Expecting those with anxiety disorders to simply “get over” their fears is futile, because what they are feeling isn’t merely a passing discomfort. It is persistent; it cannot be abated by admonishing or comforting them.

Different Types of Anxiety

Anxiety disorder is not a simple case of overreacting, either; Medical News Today writes that one of the defining characteristics of anxiety disorder is that the reaction has to be disproportionate to the trigger, meaning that the anxiety-laden response greatly outweighs the real scope of the situation. Even a relatively miniscule provocation might throw the individual into a panic attack that cannot be controlled.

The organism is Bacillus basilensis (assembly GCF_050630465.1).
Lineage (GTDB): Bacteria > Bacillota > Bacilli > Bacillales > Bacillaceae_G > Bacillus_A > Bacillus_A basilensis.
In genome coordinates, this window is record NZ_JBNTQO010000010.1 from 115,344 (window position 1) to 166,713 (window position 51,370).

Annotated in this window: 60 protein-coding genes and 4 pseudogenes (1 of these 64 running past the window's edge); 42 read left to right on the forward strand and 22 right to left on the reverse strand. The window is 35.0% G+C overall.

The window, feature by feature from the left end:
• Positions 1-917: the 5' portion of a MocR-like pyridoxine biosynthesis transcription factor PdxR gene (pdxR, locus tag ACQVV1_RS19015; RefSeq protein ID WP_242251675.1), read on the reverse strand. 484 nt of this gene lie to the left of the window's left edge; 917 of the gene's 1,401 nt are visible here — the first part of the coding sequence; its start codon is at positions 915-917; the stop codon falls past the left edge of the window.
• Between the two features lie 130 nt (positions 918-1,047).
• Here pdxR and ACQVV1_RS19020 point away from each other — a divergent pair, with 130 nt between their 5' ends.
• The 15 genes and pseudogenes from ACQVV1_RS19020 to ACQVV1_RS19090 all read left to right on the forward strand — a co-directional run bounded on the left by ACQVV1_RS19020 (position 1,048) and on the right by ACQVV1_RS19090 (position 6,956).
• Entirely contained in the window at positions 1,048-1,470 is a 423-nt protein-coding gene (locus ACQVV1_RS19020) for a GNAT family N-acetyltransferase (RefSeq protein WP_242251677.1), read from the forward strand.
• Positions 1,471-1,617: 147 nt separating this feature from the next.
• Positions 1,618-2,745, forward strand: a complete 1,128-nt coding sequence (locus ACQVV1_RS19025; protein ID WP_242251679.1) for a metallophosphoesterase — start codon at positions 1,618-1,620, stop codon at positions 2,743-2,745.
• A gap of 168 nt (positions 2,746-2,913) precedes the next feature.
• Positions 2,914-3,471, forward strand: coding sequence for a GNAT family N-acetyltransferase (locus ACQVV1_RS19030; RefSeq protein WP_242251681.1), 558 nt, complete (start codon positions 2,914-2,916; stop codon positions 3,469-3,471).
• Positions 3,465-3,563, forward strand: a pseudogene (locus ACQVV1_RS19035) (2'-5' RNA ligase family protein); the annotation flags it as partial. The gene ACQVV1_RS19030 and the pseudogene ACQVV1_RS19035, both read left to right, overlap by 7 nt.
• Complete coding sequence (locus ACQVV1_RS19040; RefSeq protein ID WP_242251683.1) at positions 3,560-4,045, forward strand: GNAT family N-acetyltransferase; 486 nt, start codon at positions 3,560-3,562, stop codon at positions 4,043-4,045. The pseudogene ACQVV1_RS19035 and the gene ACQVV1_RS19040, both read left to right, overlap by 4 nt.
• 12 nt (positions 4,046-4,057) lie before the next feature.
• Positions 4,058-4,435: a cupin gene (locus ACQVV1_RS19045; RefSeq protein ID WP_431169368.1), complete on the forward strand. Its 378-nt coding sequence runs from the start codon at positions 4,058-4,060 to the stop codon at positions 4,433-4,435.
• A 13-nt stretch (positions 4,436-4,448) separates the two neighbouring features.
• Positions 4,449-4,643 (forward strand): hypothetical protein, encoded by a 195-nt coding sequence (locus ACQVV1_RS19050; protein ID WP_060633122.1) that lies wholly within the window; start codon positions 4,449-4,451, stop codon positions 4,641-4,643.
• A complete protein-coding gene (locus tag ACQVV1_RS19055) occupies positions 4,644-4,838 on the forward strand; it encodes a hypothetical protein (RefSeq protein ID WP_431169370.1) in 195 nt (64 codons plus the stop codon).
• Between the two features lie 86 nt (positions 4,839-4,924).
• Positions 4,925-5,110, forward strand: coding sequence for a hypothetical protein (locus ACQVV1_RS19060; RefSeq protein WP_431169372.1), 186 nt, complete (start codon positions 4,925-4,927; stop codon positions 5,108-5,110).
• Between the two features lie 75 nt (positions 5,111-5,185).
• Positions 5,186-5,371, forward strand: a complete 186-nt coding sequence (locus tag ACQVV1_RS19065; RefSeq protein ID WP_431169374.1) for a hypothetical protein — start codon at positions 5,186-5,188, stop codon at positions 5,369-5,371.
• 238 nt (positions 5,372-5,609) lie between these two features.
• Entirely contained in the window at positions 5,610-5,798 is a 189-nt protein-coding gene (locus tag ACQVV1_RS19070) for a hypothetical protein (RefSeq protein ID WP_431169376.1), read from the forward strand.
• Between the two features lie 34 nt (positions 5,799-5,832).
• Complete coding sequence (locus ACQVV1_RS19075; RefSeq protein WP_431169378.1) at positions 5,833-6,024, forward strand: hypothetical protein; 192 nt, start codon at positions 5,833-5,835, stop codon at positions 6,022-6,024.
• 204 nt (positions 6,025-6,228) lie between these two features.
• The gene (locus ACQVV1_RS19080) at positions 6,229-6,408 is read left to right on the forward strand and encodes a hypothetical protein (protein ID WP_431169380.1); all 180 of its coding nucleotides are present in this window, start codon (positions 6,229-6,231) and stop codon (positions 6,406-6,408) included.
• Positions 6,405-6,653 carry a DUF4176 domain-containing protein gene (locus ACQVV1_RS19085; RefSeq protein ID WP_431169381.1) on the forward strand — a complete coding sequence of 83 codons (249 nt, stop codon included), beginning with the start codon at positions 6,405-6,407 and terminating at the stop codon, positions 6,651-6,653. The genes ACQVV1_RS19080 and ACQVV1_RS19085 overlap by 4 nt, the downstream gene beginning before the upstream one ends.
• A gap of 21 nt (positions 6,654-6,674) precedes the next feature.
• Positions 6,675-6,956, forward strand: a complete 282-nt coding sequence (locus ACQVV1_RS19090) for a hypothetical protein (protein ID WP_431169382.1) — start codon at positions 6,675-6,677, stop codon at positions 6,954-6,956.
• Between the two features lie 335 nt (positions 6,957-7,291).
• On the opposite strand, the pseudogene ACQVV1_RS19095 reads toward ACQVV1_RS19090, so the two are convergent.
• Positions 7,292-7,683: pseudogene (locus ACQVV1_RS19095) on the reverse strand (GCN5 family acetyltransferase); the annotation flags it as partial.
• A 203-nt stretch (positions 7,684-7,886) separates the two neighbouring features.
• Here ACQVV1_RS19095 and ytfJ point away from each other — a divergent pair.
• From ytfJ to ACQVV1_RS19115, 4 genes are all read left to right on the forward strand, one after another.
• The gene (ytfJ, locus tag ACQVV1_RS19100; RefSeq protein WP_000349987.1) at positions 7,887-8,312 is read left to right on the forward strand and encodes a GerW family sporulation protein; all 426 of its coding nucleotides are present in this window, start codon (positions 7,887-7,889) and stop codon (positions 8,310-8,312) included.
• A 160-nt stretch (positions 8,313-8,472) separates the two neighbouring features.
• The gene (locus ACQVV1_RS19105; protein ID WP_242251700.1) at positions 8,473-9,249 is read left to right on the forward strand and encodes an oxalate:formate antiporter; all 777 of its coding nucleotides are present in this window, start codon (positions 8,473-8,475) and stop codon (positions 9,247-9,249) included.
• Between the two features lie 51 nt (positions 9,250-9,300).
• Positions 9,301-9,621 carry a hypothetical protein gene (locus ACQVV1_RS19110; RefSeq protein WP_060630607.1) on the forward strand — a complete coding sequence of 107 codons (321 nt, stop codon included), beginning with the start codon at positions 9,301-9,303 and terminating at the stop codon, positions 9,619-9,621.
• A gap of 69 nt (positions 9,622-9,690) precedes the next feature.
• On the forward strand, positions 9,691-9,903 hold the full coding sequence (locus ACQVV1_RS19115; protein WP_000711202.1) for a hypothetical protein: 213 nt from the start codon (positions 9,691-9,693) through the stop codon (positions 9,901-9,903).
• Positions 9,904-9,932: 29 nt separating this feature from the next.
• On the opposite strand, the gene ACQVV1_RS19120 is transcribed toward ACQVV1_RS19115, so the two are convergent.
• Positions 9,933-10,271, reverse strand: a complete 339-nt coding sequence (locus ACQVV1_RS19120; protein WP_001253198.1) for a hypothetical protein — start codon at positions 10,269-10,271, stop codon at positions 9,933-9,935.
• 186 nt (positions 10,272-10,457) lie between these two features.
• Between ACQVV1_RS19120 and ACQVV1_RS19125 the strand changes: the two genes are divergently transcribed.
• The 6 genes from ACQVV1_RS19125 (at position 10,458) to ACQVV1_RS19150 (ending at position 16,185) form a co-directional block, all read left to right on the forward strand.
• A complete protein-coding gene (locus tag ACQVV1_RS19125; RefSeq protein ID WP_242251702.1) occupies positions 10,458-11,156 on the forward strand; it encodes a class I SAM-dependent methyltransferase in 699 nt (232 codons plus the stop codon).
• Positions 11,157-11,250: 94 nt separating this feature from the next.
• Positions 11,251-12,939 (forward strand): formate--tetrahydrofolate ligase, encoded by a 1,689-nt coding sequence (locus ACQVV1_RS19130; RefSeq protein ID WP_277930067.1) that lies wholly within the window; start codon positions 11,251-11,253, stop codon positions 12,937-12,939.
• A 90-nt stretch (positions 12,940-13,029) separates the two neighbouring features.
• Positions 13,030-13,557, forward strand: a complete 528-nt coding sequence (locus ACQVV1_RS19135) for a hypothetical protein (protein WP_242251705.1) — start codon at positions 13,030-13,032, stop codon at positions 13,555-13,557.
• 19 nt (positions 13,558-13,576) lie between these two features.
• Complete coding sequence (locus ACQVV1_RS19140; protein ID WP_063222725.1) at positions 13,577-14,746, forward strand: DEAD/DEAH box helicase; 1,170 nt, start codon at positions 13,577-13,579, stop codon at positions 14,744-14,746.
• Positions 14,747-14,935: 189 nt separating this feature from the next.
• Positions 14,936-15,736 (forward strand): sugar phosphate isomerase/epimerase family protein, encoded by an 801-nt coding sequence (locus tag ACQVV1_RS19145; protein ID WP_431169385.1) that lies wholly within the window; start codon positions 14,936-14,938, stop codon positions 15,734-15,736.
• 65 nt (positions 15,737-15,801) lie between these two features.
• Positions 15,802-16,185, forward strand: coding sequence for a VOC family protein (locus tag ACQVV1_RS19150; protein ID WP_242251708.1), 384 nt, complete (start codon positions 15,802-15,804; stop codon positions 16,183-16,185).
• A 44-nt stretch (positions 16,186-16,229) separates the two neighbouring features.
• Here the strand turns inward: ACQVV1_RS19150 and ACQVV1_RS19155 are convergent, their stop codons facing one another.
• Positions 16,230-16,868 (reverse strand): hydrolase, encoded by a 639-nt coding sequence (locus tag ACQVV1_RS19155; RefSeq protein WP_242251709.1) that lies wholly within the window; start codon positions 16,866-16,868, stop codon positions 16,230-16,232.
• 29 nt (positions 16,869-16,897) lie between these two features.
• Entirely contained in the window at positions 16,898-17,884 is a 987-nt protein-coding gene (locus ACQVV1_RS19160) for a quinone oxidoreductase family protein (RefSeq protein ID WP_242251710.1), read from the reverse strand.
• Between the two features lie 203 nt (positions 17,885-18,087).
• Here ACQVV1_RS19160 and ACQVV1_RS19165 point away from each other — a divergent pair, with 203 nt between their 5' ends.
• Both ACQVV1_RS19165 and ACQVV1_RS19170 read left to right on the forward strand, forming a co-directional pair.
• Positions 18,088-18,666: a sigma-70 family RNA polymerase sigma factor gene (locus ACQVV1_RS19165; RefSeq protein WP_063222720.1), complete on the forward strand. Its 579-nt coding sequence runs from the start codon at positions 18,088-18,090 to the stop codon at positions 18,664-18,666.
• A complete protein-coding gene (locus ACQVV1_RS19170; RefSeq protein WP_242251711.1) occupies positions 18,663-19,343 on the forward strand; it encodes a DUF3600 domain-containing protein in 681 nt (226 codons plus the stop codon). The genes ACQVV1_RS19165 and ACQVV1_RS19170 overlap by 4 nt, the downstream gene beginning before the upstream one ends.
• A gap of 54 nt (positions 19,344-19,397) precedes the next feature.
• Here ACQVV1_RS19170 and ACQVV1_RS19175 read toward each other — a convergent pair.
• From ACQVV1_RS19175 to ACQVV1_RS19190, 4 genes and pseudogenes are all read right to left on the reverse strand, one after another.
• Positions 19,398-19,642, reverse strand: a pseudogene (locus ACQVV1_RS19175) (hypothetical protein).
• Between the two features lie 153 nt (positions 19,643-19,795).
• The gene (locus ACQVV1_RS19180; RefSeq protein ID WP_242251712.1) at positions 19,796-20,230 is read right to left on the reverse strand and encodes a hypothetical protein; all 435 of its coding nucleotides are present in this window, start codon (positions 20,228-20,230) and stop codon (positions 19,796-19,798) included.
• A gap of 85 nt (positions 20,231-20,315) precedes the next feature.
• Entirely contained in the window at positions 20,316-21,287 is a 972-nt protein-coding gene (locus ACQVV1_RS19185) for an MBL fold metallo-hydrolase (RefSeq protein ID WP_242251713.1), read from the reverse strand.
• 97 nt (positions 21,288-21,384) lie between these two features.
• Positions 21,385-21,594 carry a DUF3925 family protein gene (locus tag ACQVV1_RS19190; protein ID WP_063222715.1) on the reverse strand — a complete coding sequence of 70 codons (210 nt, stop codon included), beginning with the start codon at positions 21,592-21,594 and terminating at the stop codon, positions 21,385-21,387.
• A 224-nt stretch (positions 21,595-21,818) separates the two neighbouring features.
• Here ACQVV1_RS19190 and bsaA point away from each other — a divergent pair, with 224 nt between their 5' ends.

Anxiety disorder comes in many forms. Generalized anxiety disorder is a very common presentation, where people excessively fret and stress over everyday topics, such as their relationships, financial situations, health, or even having anxiety itself. These worries occur even if there is no tangible reason for them to feel this way (i.e., the relationship is secure, finances are good, and they have no health concerns).

Then there is panic disorder, where individuals are gripped by such fear and tension that they have difficulty breathing, tremble uncontrollably, and feel nauseated. According to the American Psychiatric Association, this is a serious form of anxiety disorder that affects 1 in 75 people.

Social Anxiety Disorder